By Henry Gitner

Zion National Park airmail pane

August 13, 2014 11:00 AM

United States — The U.S. Postal Service kicked off the Scenic American Landscapes series of airmail stamps May 12, 1999, with the 48¢ Niagara Falls stamp (Scott C133). It quickly became one of the most popular recent U.S. stamp series with collectors.

The designs in the Scenic American Landscapes series offer colorful views of breathtaking landscapes across America. Many of the stamps were on sale for only a short period of time due to changing postal rates.

The mint panes of 20 in which they were issued is a popular collecting format with many collectors.

On June 28, 2009, the Postal Service issued a 79¢ Zion National Park Utah airmail stamp (Scott C146). The 2014 Scott Specialized Catalogue of United States Stamps and Covers values the mint stamp at $1.60 and a mint pane of 20 at $32. Both values are roughly double face value, the catalog minimum for recent mint stamps.

This stamp is one of the better issues in this popular series. Some dealers are paying more than face value for mint panes of 20. If you find a mint pane of 20 offered in the $25-to-$30 price range, it is a decent buy.

A Linn’s editor did not find this week’s recommended stamps on

Tip of the week

Qatar — Qatar is located on the Qatar Peninsula on the east side of the Arabian Peninsula in the Persian Gulf. Along with the rest of the Arabian Peninsula, it was part of the Ottoman Empire until after World War I, at which time it became a British protectorate. Qatar gained full independence in 1971.

An emirate, Qatar has been ruled by the Al Thani family since the 19th century. It has the highest per capita income in the world, primarily due to huge natural gas and oil reserves.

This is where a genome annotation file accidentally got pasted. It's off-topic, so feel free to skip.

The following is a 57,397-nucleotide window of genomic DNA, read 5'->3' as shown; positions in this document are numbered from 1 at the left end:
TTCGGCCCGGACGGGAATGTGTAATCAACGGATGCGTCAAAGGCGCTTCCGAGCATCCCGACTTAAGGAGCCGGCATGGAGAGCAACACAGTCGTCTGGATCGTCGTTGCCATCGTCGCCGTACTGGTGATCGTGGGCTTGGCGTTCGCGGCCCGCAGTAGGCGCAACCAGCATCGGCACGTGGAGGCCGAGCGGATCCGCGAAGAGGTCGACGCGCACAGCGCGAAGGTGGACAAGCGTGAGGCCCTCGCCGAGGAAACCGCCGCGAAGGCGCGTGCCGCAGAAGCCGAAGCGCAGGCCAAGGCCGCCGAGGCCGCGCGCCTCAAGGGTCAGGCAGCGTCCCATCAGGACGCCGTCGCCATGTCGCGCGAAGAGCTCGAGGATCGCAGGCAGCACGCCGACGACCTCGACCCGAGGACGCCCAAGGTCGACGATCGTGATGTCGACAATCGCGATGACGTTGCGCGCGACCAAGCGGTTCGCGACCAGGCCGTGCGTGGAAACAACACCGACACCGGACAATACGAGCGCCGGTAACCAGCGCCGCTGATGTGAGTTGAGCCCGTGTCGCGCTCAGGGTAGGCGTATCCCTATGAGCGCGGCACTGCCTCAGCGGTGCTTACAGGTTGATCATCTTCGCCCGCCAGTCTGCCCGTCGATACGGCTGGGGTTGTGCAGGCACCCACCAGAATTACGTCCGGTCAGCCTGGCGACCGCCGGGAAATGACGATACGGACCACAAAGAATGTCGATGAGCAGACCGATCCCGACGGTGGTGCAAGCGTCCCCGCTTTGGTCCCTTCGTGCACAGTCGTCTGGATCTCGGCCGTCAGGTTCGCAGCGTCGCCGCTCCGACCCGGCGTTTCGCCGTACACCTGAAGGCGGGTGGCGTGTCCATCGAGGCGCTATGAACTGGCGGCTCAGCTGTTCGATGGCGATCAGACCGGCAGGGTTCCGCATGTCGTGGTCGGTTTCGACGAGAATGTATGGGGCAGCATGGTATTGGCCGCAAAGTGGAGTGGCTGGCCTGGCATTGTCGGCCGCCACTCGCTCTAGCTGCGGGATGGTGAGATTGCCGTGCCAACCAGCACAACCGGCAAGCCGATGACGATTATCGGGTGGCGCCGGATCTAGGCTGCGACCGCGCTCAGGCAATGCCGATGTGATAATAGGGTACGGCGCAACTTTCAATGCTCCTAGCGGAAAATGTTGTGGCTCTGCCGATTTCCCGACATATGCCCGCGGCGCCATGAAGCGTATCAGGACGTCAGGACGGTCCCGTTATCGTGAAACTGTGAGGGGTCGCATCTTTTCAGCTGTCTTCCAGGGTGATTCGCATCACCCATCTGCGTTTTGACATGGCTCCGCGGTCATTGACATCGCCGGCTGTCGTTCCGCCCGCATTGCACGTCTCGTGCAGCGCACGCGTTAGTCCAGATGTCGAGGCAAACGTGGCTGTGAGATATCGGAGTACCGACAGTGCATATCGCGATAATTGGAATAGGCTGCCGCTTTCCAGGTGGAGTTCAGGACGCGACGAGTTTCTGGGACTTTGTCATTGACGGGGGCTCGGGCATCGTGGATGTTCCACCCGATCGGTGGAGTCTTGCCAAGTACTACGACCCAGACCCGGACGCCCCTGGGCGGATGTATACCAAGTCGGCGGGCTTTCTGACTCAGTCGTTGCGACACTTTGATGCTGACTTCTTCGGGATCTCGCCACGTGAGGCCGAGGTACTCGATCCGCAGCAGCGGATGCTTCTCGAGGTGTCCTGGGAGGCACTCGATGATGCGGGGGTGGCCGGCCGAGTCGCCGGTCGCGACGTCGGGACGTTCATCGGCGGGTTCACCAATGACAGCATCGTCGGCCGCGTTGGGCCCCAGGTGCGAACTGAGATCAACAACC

Qataris are overwhelmingly adherents of Wahabist Islam, the official state religion, and the country has been known for its ruling family’s support of Islamist movements elsewhere in the Middle East. Qatar made headlines recently when it agreed to take in five top Taliban detainees who were being released from the U.S. prison in Guantanamo Bay, Cuba.

Several years ago, there was notable speculation in Qatari mint stamp sets, supposedly because of large scale buying by someone in the Qatari royal family.

While prices for mint stamps fueled by speculation have cooled, demand remains surprisingly strong for Qatari cacheted first-day covers. For example, a cacheted FDC for the Sept. 3, 1972, Independence Day First Anniversary set (Scott 317-320) recently sold in an online auction for the equivalent of $80. The 2014 Scott Standard Postage Stamp Catalogue values the mint set at $27. FDCs for other sets have been selling equally well.

While Qatari FDCs are uncommon, you might be able to find some cheaply in dealers’ cover boxes at stamp shows, as few nonspecialist dealers or collectors would suspect they are as valuable as they are. — H.G.

  • Monday Morning Brief - May 25, 2015

    Watch as Scott catalog senior editor Marty Frankevicz talks about Memorial Day and shows a parade of military-related stamps.

  • Monday Morning Brief - May 18, 2015

    Watch as Linn’s Stamp News editor Chad Snee discusses the strong results for high-end U.S. stamps in the Robert A. Siegel Auction Galleries’ auction of the Robert R. Hall collection and also mentions a new British stamp that features the U.S. Bill of Rights.

  • Monday Morning Brief - May 11, 2015

    Watch as Linn’s Stamp News senior editor Michael Baadke reports on the upcoming exhibit of the 1856 British Guiana 1¢ Magenta at the Smithsonian’s National Postal Museum, and the plans to reveal the identity of the stamp’s owner when the exhibit opens June 4.

  • Monday Morning Brief - May 4, 2015

    Watch as Linn’s Stamp News senior editor Denise McCarty discusses the history of the Linn’s United States Stamp Popularity Poll, starting with the first poll in 1948, and revealing some of the results of the Linn’s 2014 U.S. Stamp Popularity Poll.